Date of Award

Fall 2021

Publication Type


Degree Name



Faculty of Law


Board gender diversity, Boardroom, Corporate governance, Female directors, Firms' effectiveness, Gender diversity


J. Ku


M. Kianieff



Creative Commons License

Creative Commons Attribution 4.0 International License
This work is licensed under a Creative Commons Attribution 4.0 International License.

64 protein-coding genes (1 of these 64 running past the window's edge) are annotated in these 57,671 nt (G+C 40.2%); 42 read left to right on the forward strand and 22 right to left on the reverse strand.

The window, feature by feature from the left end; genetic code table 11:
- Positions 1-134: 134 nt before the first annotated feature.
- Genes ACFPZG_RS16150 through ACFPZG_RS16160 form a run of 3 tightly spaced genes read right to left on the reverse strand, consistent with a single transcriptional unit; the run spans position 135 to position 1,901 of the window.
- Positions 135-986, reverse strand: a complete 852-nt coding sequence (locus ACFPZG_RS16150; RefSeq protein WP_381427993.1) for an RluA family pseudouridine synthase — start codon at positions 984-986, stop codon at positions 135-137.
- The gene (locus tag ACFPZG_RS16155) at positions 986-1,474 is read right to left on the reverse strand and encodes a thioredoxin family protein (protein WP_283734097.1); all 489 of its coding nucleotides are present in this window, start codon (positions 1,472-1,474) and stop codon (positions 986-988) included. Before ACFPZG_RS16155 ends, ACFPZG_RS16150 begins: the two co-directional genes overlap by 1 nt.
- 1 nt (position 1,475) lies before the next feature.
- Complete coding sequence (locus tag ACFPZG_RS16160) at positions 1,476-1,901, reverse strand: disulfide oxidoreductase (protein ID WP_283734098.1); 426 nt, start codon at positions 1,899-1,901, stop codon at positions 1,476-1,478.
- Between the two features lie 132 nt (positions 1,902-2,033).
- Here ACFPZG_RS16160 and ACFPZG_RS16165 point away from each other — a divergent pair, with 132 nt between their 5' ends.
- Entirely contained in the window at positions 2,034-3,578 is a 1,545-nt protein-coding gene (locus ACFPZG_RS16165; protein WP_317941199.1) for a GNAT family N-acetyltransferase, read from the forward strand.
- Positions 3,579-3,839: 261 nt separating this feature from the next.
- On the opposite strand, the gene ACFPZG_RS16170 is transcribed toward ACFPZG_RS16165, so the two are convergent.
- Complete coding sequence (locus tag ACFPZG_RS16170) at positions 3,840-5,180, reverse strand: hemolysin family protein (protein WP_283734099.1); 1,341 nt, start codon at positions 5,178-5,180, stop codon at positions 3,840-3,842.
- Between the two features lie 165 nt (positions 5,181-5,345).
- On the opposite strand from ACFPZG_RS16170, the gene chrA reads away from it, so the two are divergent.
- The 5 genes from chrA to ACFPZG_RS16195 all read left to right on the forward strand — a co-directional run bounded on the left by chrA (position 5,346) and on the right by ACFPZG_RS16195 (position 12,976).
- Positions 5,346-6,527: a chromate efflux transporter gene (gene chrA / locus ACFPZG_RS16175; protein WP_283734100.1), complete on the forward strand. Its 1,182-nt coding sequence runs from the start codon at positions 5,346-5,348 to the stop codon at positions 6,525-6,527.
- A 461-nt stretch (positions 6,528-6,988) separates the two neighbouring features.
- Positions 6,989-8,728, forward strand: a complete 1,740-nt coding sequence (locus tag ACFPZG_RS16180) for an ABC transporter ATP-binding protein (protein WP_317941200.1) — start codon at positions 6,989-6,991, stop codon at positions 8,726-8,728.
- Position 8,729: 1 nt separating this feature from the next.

This study examined the corporate governance legislative framework on gender diversity in Nigeria and Canada’s corporate boards. Despite gender disparity recognized internationally and several attempts have been made to close the gap, gender diversity in the corporate world in Nigeria still seem to experience the disparity. Thus, this study investigated why Nigerian corporate boardrooms are not gender heterogeneous, provided a comparative analysis with Canada’s corporate governance framework and provided recommendations from the comparative analysis. It further explored how Nigeria can achieve gender diversity in the boardroom. This study adopted the resource dependency and agency theory theoretical framework and used the doctrinal research design. This includes existing corporate governance legal framework, scholarly literature, parliamentary debates, data, relevant textbooks, journal articles and e-resources. This study also adopted the comparative research approach as the most suitable to carry out this study. This paper therefore concludes that a gender diverse board operates to reduce agency costs, facilitates access to untapped resources, networks and serve as an external linkage to the firms, and improves performance. This means that sufficient reform needs to be done in Nigeria to provide a positive change in the legal framework that promotes female participation in the corporate sector. Finally, the study recommended that the Federal Government of Nigeria provide a primary legislative mandatory quota for a phased period, as a legal measure to combat the issue of boardroom gender diversity in Nigeria.

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